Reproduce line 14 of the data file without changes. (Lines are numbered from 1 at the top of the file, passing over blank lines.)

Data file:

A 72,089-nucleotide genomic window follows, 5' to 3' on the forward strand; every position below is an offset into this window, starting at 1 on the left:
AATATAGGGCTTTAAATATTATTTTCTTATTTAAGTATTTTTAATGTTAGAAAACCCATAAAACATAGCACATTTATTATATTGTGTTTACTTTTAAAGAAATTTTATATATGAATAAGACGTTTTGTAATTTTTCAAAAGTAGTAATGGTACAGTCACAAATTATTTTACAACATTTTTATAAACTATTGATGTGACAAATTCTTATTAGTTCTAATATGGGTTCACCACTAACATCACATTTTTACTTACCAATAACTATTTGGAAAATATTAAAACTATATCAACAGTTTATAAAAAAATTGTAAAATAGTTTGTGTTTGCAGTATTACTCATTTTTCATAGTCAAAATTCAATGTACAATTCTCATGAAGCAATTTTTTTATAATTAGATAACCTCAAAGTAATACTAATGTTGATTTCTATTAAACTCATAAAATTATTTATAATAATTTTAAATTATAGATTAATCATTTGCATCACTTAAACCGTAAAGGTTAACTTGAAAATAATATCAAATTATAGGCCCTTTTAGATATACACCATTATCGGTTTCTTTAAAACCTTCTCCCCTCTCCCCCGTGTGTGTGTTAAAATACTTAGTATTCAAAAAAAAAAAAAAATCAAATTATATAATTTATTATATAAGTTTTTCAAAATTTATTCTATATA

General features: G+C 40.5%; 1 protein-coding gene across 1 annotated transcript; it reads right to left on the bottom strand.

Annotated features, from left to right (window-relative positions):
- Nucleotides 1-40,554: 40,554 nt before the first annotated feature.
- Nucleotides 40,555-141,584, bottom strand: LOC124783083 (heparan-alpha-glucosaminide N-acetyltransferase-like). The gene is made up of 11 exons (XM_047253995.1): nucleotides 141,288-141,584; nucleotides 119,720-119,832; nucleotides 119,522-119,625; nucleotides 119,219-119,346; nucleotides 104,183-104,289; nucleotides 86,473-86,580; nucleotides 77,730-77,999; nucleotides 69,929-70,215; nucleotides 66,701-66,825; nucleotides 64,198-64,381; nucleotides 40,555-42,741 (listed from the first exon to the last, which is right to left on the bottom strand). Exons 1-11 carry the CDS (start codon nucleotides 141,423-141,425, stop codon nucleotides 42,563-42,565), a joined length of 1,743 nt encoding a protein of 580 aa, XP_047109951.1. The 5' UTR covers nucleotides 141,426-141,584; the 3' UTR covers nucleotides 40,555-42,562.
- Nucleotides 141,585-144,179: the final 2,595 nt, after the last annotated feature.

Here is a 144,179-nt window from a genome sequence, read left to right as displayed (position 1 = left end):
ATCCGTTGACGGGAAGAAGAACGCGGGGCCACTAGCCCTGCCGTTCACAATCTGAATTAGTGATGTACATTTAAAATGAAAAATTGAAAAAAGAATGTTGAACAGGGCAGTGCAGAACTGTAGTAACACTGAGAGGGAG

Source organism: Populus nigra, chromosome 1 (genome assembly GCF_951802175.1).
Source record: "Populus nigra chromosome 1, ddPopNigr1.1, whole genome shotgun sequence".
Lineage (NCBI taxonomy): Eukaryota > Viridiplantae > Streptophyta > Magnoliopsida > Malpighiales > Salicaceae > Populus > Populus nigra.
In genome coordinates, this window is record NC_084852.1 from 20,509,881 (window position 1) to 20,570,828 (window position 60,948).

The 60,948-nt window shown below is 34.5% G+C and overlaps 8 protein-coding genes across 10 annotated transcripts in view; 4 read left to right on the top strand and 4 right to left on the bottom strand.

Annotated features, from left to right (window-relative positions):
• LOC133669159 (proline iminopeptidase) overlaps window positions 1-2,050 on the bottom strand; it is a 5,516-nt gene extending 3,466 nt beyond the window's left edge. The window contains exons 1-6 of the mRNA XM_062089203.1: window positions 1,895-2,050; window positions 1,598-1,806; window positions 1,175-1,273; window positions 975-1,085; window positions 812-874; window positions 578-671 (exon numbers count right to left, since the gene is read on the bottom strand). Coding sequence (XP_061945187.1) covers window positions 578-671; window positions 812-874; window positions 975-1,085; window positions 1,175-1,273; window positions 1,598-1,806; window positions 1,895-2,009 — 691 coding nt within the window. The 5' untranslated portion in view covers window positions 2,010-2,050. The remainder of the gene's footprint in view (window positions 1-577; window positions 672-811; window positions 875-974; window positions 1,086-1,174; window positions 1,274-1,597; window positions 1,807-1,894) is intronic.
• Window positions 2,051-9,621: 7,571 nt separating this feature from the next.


The 60,948-nt window shown below is 34.5% G+C and overlaps 8 protein-coding genes across 10 annotated transcripts in view; 4 read left to right on the top strand and 4 right to left on the bottom strand.